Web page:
Similarly, the supply chain leader does not have to be an "IT person," but an understanding of its function and often its potential competitive advantage is crucial. It is important for the supply chain leader to sufficiently understand new technologies so that the leader can effectively challenge the business case. Most firms that bought leading-edge supply chain systems several years ago acknowledge that they use only a fraction of the true capability of the software and an even smaller fraction of the promised capability. The leader must constantly challenge the supply chain to justify new information technology and push for its full realization when implemented.
The environment surrounding global supply chains is changing at an almost unimaginable rate. New forms of technology, competition and buyer demands — all at an increasing rate of change — make it imperative that supply chain leaders constantly "take the pulse" of their environments and prepare to meet the changes. As one CEO remarked to me: "Something is happening today that will put my company out of business. It is my job to figure out what that something is and deal with it before that happens."
Leaders grow other leaders. A supply chain cannot survive long term on the shoulders of one leader. Effective supply chain leadership means identifying and nurturing rising talent, both within the leader's company and within the organizations of supply chain partners.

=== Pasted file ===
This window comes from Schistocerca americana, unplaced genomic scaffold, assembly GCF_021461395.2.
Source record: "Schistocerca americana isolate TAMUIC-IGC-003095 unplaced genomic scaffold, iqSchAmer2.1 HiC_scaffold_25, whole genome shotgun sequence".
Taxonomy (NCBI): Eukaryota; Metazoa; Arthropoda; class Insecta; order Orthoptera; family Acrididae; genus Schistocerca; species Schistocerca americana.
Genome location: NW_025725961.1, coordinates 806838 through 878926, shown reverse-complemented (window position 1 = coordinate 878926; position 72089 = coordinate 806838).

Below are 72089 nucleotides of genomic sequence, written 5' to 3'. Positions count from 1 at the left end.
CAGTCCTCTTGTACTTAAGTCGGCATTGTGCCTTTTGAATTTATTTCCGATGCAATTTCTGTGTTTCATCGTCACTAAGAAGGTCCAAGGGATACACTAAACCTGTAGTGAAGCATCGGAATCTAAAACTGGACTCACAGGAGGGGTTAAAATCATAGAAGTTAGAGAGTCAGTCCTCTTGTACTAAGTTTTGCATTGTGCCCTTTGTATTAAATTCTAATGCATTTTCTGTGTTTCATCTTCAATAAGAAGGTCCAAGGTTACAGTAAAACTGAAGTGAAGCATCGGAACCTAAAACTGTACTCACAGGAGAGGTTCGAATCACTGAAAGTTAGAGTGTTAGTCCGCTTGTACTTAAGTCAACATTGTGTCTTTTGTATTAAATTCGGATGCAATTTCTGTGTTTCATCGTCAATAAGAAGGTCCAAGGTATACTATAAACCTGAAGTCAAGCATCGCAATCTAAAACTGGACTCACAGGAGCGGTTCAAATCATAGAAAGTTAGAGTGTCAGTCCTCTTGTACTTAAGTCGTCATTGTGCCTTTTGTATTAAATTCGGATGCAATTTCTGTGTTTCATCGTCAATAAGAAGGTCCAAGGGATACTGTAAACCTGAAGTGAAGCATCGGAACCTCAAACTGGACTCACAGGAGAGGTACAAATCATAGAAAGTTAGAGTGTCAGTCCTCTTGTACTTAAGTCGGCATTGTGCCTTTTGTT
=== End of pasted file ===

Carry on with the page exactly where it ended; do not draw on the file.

I point out in every book that I write that "what gets measured gets rewarded, and what gets rewarded gets done." Leadership in supply chain management implies a commitment to developing key performance indicators (KPI) of success in the supply chain and then rewarding anyone in the supply chain that can affect these KPIs for driving them in the right direction.
Finally, a supply chain leader cannot be bogged down in the traditional thinking of the function in which they were trained. Effective supply chain management requires coordinated activities across the marketing, sales, logistics, production, procurement, accounting and finance functions of all the supply chain partners. Without an understanding of the vital roles all these functions play, and rewarding them for playing those coordinated roles, the supply chain leader will not drive performance that ensures the long-term success of all the companies in the supply chain.
At this point, you could argue that the supply chain leader must have a skill set that truly differentiates him or her from traditional managers. I agree with this assessment and argue that this is a good thing. Success comes from distinguishing the performance of the individual, the company and the supply chain apart from "the pack." As I often tell supply chain executives, "If this were easy, everyone would do it, and then there would be no competitive advantage." Successful supply chain management requires setting yourself apart from the pack, and it is the job of the supply chain leader to drive this success.